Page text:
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As They Get Older : 5 Things You Can Do To Help Keep Your Parents Healthy

Things You Can Do to Have Healthy Parents

Disclosure: This is not a sponsored post.  All thoughts are my own and no other.  There are no affiliate links.  This post is now in the guidelines of the FTC.

Now, it can be genuinely challenging as our parents approach their golden years. After all, we want them to be as healthy as possible, but also don’t want to overstep any boundaries or end up being overprotective if they can still do things for themselves. Luckily, with some careful thought and the guide below it is possible to strike a balance in this situation that will please everyone. Read on to find out.

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Keep the integrated within the family.

It is well-known that seniors that have active social lives and are integrated into the community and their families are likely to be healthier and happier. Therefore it can hugely beneficial to encourage regular interaction with the senior members of your family group.

To achieve this, I like to do things such as arranging a regular weekly visit to their house or even host a Sunday lunch at mine. Something that can help break up the week for an older relative as well as give them a positive experience to look forward to.

Now, depending on your relationship with your parent you may also want to see them more regularly than this. I do this by popping over for a cup of coffee in the week, or helping out with household tasks such as cleaning and shopping, although you can discuss it together and find out what works best for you.  

Of course, no everyone has the luxury of living close enough to their elderly relatives to be able to do this. In such a case I think it’s best to use things like social media and even video chat to stay in contact with older relatives, then you can keep them as involved in family life as possible.

Offer support with medical appointments.

Something else that older people may struggle with if their medical health. In fact, many seniors find it hard to get the assistance that they require because getting to the surgery can be tough for them due to a lack of transport and/or mobility.

To that end, I like to take the odd day off of work and offer myself as a taxi service; then I’m there to provide a little moral support as well, something that doesn’t hurt either.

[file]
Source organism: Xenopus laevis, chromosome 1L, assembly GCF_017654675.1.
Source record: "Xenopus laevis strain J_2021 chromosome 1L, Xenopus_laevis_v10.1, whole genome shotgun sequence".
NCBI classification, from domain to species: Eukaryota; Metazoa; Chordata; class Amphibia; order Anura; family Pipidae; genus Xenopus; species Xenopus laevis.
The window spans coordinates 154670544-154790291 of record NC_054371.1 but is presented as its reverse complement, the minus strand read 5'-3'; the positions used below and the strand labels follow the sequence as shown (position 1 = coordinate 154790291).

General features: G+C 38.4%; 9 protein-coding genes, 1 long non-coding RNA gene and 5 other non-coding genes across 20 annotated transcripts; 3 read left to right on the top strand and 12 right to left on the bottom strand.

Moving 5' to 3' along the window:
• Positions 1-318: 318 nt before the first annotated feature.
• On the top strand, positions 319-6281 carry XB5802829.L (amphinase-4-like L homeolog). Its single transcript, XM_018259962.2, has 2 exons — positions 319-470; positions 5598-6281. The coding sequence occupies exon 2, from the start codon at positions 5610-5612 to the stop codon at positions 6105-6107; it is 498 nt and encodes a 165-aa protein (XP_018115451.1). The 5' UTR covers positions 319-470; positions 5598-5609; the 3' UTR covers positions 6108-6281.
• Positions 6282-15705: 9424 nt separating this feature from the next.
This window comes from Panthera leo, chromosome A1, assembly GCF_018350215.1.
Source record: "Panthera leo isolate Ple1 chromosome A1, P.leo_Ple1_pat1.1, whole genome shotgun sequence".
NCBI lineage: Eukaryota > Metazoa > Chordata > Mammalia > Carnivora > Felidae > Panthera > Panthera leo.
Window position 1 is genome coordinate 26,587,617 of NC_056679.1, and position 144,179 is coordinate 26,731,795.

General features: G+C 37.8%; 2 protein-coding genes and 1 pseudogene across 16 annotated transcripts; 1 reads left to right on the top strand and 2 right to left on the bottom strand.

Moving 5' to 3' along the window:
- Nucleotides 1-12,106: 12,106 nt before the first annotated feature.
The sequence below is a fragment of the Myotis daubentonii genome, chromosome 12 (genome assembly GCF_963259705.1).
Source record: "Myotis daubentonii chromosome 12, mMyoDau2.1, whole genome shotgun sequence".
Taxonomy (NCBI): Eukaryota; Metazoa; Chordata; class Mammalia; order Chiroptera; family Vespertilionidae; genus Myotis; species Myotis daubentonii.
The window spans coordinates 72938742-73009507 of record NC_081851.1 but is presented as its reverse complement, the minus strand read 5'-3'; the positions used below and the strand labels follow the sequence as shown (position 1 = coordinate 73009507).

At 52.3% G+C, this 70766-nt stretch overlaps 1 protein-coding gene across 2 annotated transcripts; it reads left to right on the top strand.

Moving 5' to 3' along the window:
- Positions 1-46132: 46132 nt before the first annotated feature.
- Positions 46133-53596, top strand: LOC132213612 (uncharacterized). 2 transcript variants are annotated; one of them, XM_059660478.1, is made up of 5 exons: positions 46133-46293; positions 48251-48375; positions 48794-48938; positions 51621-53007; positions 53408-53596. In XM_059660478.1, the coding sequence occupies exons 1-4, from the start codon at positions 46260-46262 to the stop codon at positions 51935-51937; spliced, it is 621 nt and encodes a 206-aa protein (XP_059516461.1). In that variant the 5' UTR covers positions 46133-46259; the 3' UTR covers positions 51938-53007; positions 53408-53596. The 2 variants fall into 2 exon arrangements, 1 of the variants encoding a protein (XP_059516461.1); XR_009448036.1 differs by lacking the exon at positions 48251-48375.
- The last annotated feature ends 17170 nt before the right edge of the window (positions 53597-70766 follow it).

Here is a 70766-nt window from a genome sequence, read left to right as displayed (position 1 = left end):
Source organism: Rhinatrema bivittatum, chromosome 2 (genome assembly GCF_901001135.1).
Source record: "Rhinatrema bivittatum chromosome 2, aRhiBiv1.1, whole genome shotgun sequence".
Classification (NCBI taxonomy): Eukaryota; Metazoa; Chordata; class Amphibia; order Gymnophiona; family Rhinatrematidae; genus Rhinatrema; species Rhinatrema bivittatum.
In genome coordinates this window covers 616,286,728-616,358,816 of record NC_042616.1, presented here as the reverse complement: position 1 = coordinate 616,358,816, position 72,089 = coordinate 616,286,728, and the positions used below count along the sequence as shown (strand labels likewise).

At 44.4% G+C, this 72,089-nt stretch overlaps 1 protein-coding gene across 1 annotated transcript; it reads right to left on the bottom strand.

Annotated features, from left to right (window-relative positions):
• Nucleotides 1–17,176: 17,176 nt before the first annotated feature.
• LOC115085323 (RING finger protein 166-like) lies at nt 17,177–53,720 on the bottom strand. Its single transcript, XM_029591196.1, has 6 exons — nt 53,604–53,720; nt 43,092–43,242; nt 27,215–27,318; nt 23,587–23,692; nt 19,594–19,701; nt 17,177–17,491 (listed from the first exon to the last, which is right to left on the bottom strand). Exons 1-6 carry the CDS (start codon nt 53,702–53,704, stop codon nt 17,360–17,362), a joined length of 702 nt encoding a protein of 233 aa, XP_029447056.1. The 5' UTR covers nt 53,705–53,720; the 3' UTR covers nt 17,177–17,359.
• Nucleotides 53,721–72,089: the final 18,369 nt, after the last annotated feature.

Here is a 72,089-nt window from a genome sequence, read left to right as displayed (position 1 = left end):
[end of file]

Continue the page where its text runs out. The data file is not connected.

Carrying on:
Help them choose a hearing aid.

Next, don’t forget that sometimes older folks can feel a bit muddled and overwhelmed with all the new technology that is available to them. In particular, it can be tough for them to choose electronic and digital items such as hearing aids because they don’t always understand the difference between all the features and brands.

Lucky, this is something that is easy to help them with. In fact, I like to go along to hearing test appointments and take the time to learn about the different brands on the market such as BTE hearing aids, that are on offer. Then I can explain the features of each one to my older relatives and help them to make the correct decision for their needs. Something that means I am safe in the knowledge that they will get what that they need to improve their quality of life.

Discuss care options for further down the line.

Next, it’s crucially important that you take the time to discuss your parent’s care options for further down the line. Yes, it’s a hard conversation to have, but I have done it, and trust me it is so much easier to do this now, than when it’s fast becoming a reality.

After all, you can sit down with you relative and ask them what their preference is, as well as go through all of the options. Something you will both be glad you did when it comes to the time to act on this.

Allow them as much autonomy as possible.

Lastly, when I care about someone, I feel like I want to do the best for them as possible. Of course, sometimes it’s possible to go overboard, especially if the ageing parent in questions is still as sharp as a tack and very independent.

With that in mind, I have learnt that while help and support are often welcomed, attempts to control or dominate the situation beyond what is required; are frequently not.

Therefore be sure to remember that your parent is an adult, and unless there is a medical reason why they can no longer take responsibility for themselves, they ultimately should have the final say in what happens in their life regarding their health and wellbeing.

Disclosure: This is not a sponsored post.  All thoughts are my own and no other.  There are no affiliate links.  This post is now in the guidelines of the FTC.

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